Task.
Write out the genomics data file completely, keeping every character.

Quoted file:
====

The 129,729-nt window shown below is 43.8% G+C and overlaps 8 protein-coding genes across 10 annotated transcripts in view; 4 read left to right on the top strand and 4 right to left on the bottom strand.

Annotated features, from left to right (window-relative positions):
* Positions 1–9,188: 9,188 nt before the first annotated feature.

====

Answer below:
The 129,729-nt window shown below is 43.8% G+C and overlaps 8 protein-coding genes across 10 annotated transcripts in view; 4 read left to right on the top strand and 4 right to left on the bottom strand.

Annotated features, from left to right (window-relative positions):
* Positions 1–9,188: 9,188 nt before the first annotated feature.